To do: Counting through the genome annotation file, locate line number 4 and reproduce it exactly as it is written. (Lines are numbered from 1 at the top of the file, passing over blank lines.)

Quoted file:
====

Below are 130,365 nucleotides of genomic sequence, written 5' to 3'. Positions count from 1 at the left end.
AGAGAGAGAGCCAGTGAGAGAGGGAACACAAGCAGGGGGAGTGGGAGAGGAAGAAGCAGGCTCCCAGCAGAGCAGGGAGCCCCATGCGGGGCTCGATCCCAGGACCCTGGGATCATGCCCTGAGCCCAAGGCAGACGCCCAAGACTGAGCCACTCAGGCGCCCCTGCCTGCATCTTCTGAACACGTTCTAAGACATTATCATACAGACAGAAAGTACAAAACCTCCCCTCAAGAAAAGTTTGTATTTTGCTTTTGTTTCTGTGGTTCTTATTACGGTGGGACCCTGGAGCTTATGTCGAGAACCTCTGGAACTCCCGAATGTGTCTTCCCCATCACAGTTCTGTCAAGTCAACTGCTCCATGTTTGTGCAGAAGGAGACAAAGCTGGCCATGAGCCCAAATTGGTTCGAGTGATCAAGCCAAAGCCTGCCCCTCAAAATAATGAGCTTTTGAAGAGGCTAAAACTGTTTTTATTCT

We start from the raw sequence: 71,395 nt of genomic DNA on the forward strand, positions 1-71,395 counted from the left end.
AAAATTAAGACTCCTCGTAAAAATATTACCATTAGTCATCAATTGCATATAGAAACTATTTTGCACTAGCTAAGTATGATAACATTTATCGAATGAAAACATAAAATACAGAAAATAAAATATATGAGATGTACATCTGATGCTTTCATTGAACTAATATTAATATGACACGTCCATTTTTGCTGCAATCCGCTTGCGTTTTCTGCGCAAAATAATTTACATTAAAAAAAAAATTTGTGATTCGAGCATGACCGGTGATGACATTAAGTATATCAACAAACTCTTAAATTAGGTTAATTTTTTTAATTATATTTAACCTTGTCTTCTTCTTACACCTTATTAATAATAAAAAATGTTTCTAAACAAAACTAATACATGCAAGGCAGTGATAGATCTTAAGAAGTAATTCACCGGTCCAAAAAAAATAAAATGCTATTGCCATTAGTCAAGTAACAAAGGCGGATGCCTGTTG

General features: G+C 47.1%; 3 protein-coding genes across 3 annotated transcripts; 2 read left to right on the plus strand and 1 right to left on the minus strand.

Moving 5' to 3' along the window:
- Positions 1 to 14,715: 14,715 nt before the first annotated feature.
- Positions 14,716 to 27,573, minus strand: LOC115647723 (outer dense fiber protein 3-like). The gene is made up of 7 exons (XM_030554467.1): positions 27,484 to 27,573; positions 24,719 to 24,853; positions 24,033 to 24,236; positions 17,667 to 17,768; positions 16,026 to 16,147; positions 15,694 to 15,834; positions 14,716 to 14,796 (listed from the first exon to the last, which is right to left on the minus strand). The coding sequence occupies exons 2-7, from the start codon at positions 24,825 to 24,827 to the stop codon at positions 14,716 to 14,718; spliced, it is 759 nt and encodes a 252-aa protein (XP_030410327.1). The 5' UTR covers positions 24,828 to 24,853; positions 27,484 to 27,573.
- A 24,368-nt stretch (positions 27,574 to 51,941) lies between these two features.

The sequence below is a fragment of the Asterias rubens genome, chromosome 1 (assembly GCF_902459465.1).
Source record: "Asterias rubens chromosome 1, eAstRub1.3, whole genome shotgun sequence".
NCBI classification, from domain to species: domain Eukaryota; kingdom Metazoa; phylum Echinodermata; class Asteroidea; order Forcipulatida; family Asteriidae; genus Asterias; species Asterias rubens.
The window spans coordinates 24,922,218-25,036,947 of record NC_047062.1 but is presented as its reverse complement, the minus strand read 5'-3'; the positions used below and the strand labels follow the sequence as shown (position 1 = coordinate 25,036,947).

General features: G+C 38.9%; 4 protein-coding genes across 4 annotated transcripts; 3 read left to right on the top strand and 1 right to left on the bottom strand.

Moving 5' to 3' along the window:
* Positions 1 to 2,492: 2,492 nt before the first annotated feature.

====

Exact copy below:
AAAATTAAGACTCCTCGTAAAAATATTACCATTAGTCATCAATTGCATATAGAAACTATTTTGCACTAGCTAAGTATGATAACATTTATCGAATGAAAACATAAAATACAGAAAATAAAATATATGAGATGTACATCTGATGCTTTCATTGAACTAATATTAATATGACACGTCCATTTTTGCTGCAATCCGCTTGCGTTTTCTGCGCAAAATAATTTACATTAAAAAAAAAATTTGTGATTCGAGCATGACCGGTGATGACATTAAGTATATCAACAAACTCTTAAATTAGGTTAATTTTTTTAATTATATTTAACCTTGTCTTCTTCTTACACCTTATTAATAATAAAAAATGTTTCTAAACAAAACTAATACATGCAAGGCAGTGATAGATCTTAAGAAGTAATTCACCGGTCCAAAAAAAATAAAATGCTATTGCCATTAGTCAAGTAACAAAGGCGGATGCCTGTTG